As we’ve seen throughout the month, some buildings are built for celebration – they allow for us to share a moment with friends, or they celebrate moments in time: for instance, the resilience of the Brooklyn Navy Yard, like the perseverance of the Kings County Distillery in the Paymaster Building. Other buildings deserve to be celebrated, but many have been lost to demolition. These buildings celebrated the future, oftentimes they came too soon. Today, I’m going to celebrate the Orange County Government Center in Goshen, New York. If you hurry, you can still see the exposed concrete panels.
The Orange County Government Center was designed by Paul Rudolph in 1963, during his time as dean of the Yale School of Architecture. The building was built for the office and government of Orange County, New York: every department from records to a Department of Motor Vehicles to juvenile court.
Built in the Brutalist style, the complex explored the use of implied space: indoor and outdoor public spaces were interconnected in a planned sequence. The building itself mimicked the governmental democracy. To quote Zaha Hadid, an early supporter of the building’s preservation, “There is an integrity within the design that displays a commitment to engagement and connectivity. As a center for civic governance, it enacted democracy through spatial integration, not through the separation of elected representatives from their constituents”.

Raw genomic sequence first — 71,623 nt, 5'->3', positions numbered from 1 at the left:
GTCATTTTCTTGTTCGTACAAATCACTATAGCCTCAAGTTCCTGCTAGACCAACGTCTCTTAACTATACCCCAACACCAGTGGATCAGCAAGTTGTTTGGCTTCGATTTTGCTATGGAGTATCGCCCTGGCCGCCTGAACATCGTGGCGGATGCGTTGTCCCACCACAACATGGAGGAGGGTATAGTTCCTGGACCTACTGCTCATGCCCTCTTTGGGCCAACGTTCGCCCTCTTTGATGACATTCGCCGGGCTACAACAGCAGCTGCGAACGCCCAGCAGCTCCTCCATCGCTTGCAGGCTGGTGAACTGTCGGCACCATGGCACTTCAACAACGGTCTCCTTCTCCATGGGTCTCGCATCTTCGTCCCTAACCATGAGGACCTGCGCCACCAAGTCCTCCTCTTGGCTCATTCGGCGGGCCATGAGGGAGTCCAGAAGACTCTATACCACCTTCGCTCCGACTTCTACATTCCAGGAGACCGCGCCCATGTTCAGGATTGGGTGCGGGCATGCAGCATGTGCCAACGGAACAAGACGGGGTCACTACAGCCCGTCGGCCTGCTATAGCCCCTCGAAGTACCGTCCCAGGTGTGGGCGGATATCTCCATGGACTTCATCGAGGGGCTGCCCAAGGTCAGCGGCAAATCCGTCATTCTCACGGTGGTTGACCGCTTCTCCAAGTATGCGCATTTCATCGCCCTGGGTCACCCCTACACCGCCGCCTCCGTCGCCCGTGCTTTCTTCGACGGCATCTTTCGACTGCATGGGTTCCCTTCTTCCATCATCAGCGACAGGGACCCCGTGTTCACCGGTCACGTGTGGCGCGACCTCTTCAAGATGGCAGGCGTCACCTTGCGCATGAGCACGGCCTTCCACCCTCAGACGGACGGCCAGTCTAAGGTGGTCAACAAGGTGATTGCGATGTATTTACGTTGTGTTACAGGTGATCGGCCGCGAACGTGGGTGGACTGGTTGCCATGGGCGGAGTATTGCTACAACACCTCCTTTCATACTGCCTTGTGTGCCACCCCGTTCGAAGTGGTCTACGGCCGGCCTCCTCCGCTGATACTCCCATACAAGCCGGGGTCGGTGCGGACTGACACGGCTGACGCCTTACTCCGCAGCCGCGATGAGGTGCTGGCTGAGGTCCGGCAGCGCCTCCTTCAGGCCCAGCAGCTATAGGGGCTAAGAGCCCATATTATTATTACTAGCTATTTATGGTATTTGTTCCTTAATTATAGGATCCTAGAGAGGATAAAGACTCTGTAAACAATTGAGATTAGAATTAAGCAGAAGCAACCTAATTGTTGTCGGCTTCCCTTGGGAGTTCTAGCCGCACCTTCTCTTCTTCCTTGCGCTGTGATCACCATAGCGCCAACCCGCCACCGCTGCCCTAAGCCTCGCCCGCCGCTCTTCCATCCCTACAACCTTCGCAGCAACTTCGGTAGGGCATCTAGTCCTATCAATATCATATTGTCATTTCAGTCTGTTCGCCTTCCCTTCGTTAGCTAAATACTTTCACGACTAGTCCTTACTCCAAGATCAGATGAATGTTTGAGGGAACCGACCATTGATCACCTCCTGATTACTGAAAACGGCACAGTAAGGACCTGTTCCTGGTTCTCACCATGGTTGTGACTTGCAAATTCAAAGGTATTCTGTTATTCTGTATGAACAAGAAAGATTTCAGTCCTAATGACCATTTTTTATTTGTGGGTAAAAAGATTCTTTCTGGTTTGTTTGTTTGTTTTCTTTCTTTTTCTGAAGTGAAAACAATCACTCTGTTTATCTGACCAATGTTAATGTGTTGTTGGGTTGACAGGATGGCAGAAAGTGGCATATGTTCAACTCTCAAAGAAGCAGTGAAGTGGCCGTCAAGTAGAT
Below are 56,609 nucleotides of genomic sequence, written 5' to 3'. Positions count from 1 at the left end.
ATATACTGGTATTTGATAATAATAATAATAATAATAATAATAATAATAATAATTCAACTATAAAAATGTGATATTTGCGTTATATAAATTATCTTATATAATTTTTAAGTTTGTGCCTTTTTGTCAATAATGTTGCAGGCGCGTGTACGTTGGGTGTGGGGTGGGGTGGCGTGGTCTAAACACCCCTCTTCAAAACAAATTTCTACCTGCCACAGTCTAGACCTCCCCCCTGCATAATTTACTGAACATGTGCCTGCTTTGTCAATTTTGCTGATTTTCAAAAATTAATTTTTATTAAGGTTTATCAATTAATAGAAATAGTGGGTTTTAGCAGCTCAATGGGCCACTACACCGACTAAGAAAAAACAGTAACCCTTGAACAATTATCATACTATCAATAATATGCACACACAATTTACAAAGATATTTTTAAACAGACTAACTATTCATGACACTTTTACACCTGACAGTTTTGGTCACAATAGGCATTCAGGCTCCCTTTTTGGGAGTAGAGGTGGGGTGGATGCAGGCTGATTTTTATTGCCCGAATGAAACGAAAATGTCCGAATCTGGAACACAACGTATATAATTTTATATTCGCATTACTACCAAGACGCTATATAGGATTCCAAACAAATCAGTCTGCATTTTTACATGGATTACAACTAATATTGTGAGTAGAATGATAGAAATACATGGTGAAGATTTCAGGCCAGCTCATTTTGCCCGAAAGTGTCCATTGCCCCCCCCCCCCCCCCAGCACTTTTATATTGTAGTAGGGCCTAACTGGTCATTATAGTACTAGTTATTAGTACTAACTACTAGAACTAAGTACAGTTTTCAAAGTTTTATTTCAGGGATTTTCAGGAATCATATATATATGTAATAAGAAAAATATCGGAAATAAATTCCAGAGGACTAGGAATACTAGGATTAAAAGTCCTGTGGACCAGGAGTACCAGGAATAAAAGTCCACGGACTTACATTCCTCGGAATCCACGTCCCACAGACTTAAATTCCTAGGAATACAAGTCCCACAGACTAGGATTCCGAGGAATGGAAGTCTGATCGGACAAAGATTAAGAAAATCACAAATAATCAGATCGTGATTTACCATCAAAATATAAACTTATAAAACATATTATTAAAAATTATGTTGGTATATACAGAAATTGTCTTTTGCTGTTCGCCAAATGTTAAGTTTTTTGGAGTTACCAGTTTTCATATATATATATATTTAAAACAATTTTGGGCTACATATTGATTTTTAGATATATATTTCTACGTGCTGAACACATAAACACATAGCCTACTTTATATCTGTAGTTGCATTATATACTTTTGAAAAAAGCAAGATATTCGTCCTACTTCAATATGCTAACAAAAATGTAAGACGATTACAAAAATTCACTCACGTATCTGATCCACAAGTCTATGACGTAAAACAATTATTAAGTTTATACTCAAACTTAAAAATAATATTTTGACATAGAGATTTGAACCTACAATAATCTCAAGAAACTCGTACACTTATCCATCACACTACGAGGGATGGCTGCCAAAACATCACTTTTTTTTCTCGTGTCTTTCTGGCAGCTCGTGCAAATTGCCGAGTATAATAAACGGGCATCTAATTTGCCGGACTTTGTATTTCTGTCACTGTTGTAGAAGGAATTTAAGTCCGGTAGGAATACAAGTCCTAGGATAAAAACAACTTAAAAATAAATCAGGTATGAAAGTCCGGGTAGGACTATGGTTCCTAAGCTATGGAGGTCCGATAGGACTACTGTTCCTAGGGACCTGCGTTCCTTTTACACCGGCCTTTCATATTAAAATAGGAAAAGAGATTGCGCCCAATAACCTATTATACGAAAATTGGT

The grid of the indoor and outdoor spaces formed a rigid system of intersection solid walls and windows, giving the complex courtyard spaces and interior views. The extending roofs of cast concrete emphasized the grid. The building was exposed concrete, adorned with split-rib concrete blocks, and it employed paint and fabric to brighten the interior spaces.
As early as the 1990s, the building was deemed unfit for use due to leaking roofs and no maintenance. Debates over the structure continued for the next twenty years: New York’s State Historic Preservation Office found it eligible for the National Register of Historic Places, and in 2011, it was added to the World Monuments Fund Watch List. The county rejected several plans to reuse the building, including one proposal to convert the building to artist studios, and under pressure from the state’s Office of Court Administration in 2013 moved to a temporary courtroom space.
In 2015, Orange County legislators decided on a destructive rebuild of the Orange County Government Center, and confirmed they will move ahead with demolition and reconstruction. The plan severely destructs the harmony of the complex by stripping away its corrugated concrete and glass facade, and will remove one of the building’s three sections to replace it with a new structure.
LOCATION: Goshen, Orange County, New York
ARCHITECT: Paul Rudolph
BUILT: 1971, DEMOLISHED 2015